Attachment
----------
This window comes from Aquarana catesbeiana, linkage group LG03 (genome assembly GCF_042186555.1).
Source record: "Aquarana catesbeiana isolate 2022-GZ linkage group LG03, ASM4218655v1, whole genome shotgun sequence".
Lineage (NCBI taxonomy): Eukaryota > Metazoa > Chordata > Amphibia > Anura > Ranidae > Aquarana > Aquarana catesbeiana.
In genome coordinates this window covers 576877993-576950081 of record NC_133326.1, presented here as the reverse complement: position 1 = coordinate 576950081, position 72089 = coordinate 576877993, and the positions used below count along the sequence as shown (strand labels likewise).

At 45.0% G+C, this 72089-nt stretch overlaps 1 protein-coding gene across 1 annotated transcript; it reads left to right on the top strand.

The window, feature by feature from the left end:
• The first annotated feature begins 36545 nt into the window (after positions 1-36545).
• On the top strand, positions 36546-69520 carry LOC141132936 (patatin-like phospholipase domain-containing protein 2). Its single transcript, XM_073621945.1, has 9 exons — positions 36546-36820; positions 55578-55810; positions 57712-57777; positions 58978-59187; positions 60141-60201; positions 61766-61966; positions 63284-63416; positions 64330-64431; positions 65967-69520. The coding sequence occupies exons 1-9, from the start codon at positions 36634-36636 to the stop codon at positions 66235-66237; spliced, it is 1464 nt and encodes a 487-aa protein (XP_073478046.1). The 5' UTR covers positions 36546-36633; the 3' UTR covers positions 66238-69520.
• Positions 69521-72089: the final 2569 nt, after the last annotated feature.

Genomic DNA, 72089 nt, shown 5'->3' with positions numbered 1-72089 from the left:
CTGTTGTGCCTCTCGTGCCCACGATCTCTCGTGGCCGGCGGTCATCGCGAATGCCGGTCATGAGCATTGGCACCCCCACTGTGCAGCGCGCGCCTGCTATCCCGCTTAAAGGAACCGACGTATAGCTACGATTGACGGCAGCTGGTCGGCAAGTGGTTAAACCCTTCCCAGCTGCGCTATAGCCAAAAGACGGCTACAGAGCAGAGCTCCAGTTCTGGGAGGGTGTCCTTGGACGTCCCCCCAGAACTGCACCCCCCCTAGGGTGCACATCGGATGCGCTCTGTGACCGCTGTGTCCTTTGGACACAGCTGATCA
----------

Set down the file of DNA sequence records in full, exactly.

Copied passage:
This window comes from Aquarana catesbeiana, linkage group LG03 (genome assembly GCF_042186555.1).
Source record: "Aquarana catesbeiana isolate 2022-GZ linkage group LG03, ASM4218655v1, whole genome shotgun sequence".
Lineage (NCBI taxonomy): Eukaryota > Metazoa > Chordata > Amphibia > Anura > Ranidae > Aquarana > Aquarana catesbeiana.
In genome coordinates this window covers 576877993-576950081 of record NC_133326.1, presented here as the reverse complement: position 1 = coordinate 576950081, position 72089 = coordinate 576877993, and the positions used below count along the sequence as shown (strand labels likewise).

At 45.0% G+C, this 72089-nt stretch overlaps 1 protein-coding gene across 1 annotated transcript; it reads left to right on the top strand.

The window, feature by feature from the left end:
• The first annotated feature begins 36545 nt into the window (after positions 1-36545).
• On the top strand, positions 36546-69520 carry LOC141132936 (patatin-like phospholipase domain-containing protein 2). Its single transcript, XM_073621945.1, has 9 exons — positions 36546-36820; positions 55578-55810; positions 57712-57777; positions 58978-59187; positions 60141-60201; positions 61766-61966; positions 63284-63416; positions 64330-64431; positions 65967-69520. The coding sequence occupies exons 1-9, from the start codon at positions 36634-36636 to the stop codon at positions 66235-66237; spliced, it is 1464 nt and encodes a 487-aa protein (XP_073478046.1). The 5' UTR covers positions 36546-36633; the 3' UTR covers positions 66238-69520.
• Positions 69521-72089: the final 2569 nt, after the last annotated feature.

Genomic DNA, 72089 nt, shown 5'->3' with positions numbered 1-72089 from the left:
CTGTTGTGCCTCTCGTGCCCACGATCTCTCGTGGCCGGCGGTCATCGCGAATGCCGGTCATGAGCATTGGCACCCCCACTGTGCAGCGCGCGCCTGCTATCCCGCTTAAAGGAACCGACGTATAGCTACGATTGACGGCAGCTGGTCGGCAAGTGGTTAAACCCTTCCCAGCTGCGCTATAGCCAAAAGACGGCTACAGAGCAGAGCTCCAGTTCTGGGAGGGTGTCCTTGGACGTCCCCCCAGAACTGCACCCCCCCTAGGGTGCACATCGGATGCGCTCTGTGACCGCTGTGTCCTTTGGACACAGCTGATCA